All GCs are under pressure to control costs. One in Australia is pursuing a novel approach.
According to press reports, Food service company Coles Group is taking out a meat cleaver:
But charged with cutting legal costs by 45 per cent over the next two years, Coles general counsel Richard Dammery has proposed that lawyers no longer be included in the signing-off process for new contracts unless they are specifically invited to by the business.
He also wants to eliminate all legal checks on contracts of less than $100,000.
Linking legal department approval to contracts based upon dollar amount is not news. Most have forms that can be used within certain guidelines.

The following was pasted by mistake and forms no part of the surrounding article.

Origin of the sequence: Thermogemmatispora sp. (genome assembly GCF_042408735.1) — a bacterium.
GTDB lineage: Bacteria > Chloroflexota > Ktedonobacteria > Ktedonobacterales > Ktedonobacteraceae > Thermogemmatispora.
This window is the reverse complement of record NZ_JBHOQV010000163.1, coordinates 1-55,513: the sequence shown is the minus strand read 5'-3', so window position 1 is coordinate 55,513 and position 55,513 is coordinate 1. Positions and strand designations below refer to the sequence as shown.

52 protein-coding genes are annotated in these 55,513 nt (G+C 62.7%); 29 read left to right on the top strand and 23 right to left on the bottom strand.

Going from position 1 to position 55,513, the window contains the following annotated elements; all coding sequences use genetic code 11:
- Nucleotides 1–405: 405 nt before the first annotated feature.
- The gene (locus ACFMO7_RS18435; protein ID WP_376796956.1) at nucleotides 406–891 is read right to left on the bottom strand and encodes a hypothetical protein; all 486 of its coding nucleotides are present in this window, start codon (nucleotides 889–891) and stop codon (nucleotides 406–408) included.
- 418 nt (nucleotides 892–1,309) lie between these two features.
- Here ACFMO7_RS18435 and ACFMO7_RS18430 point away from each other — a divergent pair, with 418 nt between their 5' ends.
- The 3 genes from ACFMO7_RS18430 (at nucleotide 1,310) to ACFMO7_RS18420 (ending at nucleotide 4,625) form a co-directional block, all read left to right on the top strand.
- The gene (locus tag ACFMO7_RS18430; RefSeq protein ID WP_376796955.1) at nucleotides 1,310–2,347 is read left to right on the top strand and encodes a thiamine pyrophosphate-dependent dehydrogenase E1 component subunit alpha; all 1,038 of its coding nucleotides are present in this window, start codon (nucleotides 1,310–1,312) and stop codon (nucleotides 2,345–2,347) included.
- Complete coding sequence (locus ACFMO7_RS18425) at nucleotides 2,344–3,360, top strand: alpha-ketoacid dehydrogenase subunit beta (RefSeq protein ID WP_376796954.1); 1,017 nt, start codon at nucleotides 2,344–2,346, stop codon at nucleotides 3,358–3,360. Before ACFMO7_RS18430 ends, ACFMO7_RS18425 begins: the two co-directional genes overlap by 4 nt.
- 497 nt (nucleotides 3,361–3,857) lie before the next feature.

What is a bit more unnerving here is some of the potential management latitude involved:
Coles insiders believe Mr Dammery’s push for a dynamic legal structure, which gives managers discretion over whether to engage lawyers on contractual matters, reduces accountability and leaves the retailer exposed to potential litigation for anti-competitive behaviour and breaches of the Trade Practices Act.
Any experienced GC or corporate counsel knows that you can’t always let the client frame the legal issue. Or whether the matter needs legal input in the first place.
Someone once said if you think preventative law is expensive, try litigation.
There are some initiatives under way to take a lower cost approach to contract approval and processing. We’ll cover some of them next year.
But until then, consider something like this for that favorite GC on your Christmas list: